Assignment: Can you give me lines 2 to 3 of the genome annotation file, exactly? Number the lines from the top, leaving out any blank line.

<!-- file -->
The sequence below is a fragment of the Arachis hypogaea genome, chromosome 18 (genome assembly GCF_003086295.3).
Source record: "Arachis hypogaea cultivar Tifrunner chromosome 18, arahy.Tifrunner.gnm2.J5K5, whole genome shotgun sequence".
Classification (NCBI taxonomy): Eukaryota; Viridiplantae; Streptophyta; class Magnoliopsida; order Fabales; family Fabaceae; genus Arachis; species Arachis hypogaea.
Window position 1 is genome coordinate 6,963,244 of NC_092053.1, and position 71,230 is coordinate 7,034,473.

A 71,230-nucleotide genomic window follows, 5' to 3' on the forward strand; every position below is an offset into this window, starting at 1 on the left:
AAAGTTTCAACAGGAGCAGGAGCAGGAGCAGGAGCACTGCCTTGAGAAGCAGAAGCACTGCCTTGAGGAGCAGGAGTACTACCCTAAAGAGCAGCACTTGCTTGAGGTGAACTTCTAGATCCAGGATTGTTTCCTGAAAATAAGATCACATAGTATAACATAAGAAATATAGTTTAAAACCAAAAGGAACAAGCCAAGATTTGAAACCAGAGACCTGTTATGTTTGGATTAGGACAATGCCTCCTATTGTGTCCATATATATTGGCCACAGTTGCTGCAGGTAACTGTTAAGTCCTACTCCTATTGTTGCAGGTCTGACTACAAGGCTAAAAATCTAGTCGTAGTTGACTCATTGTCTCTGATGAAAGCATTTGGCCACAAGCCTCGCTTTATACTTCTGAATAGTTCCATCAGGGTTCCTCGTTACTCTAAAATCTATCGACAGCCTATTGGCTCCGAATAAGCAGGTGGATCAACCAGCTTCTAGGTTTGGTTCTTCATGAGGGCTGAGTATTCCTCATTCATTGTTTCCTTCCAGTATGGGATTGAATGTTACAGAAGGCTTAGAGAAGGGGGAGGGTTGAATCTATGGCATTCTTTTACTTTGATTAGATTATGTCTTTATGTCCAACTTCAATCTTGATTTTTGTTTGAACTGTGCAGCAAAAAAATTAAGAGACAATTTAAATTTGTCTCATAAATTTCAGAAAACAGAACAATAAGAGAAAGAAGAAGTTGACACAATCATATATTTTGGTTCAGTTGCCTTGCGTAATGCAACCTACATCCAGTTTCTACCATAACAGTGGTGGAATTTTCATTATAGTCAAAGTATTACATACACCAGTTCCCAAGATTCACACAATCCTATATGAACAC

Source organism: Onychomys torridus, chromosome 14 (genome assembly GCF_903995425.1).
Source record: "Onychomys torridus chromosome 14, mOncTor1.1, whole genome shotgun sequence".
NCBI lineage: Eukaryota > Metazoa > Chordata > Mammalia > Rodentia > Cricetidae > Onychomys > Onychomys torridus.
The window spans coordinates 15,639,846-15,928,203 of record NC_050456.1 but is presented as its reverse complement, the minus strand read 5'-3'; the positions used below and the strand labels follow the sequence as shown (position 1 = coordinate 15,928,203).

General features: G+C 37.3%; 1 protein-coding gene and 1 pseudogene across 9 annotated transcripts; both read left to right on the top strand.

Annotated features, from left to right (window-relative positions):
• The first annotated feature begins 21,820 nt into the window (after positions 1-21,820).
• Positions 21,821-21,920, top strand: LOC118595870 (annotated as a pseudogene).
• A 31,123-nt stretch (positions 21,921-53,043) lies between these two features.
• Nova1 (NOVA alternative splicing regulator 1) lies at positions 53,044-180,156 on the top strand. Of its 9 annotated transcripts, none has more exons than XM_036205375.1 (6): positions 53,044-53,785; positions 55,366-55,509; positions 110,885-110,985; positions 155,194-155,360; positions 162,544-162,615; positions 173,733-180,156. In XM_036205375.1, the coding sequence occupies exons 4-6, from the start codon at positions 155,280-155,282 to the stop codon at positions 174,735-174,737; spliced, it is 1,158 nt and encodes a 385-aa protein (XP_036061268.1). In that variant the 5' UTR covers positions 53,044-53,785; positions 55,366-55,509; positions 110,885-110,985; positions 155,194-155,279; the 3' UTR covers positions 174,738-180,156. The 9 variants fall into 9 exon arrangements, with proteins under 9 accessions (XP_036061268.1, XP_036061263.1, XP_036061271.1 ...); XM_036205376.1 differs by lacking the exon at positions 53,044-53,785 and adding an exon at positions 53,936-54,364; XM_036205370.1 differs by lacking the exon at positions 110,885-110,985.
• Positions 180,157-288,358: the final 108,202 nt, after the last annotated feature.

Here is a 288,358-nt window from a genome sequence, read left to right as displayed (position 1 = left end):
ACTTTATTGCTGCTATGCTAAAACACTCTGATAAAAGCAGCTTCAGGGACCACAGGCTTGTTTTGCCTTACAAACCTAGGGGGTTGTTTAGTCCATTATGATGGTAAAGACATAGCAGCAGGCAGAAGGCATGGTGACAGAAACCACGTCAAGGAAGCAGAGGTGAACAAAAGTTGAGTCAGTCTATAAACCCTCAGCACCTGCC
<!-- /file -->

Source record: "Arachis hypogaea cultivar Tifrunner chromosome 18, arahy.Tifrunner.gnm2.J5K5, whole genome shotgun sequence".
Classification (NCBI taxonomy): Eukaryota; Viridiplantae; Streptophyta; class Magnoliopsida; order Fabales; family Fabaceae; genus Arachis; species Arachis hypogaea.